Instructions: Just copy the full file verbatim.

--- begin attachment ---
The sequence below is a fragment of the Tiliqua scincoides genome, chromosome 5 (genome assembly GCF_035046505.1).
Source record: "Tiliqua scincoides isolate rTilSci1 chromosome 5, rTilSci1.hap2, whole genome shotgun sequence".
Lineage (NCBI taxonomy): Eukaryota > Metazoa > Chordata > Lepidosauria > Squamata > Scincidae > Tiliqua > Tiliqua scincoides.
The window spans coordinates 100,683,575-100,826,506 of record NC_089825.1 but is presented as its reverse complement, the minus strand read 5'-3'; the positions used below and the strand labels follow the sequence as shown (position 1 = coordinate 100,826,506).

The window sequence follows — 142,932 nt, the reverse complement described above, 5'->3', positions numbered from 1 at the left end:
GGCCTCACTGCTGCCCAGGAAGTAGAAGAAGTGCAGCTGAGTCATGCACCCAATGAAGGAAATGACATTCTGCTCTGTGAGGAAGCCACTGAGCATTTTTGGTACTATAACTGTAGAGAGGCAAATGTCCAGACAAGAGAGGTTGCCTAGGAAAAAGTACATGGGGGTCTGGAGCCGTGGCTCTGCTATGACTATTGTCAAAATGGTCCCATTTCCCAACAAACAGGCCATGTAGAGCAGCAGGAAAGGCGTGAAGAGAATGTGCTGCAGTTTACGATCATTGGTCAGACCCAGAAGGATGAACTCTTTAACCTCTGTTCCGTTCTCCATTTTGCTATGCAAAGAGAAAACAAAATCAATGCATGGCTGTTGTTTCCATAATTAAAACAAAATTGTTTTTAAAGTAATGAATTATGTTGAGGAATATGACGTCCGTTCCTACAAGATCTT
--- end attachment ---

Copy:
The sequence below is a fragment of the Tiliqua scincoides genome, chromosome 5 (genome assembly GCF_035046505.1).
Source record: "Tiliqua scincoides isolate rTilSci1 chromosome 5, rTilSci1.hap2, whole genome shotgun sequence".
Lineage (NCBI taxonomy): Eukaryota > Metazoa > Chordata > Lepidosauria > Squamata > Scincidae > Tiliqua > Tiliqua scincoides.
The window spans coordinates 100,683,575-100,826,506 of record NC_089825.1 but is presented as its reverse complement, the minus strand read 5'-3'; the positions used below and the strand labels follow the sequence as shown (position 1 = coordinate 100,826,506).

The window sequence follows — 142,932 nt, the reverse complement described above, 5'->3', positions numbered from 1 at the left end:
GGCCTCACTGCTGCCCAGGAAGTAGAAGAAGTGCAGCTGAGTCATGCACCCAATGAAGGAAATGACATTCTGCTCTGTGAGGAAGCCACTGAGCATTTTTGGTACTATAACTGTAGAGAGGCAAATGTCCAGACAAGAGAGGTTGCCTAGGAAAAAGTACATGGGGGTCTGGAGCCGTGGCTCTGCTATGACTATTGTCAAAATGGTCCCATTTCCCAACAAACAGGCCATGTAGAGCAGCAGGAAAGGCGTGAAGAGAATGTGCTGCAGTTTACGATCATTGGTCAGACCCAGAAGGATGAACTCTTTAACCTCTGTTCCGTTCTCCATTTTGCTATGCAAAGAGAAAACAAAATCAATGCATGGCTGTTGTTTCCATAATTAAAACAAAATTGTTTTTAAAGTAATGAATTATGTTGAGGAATATGACGTCCGTTCCTACAAGATCTT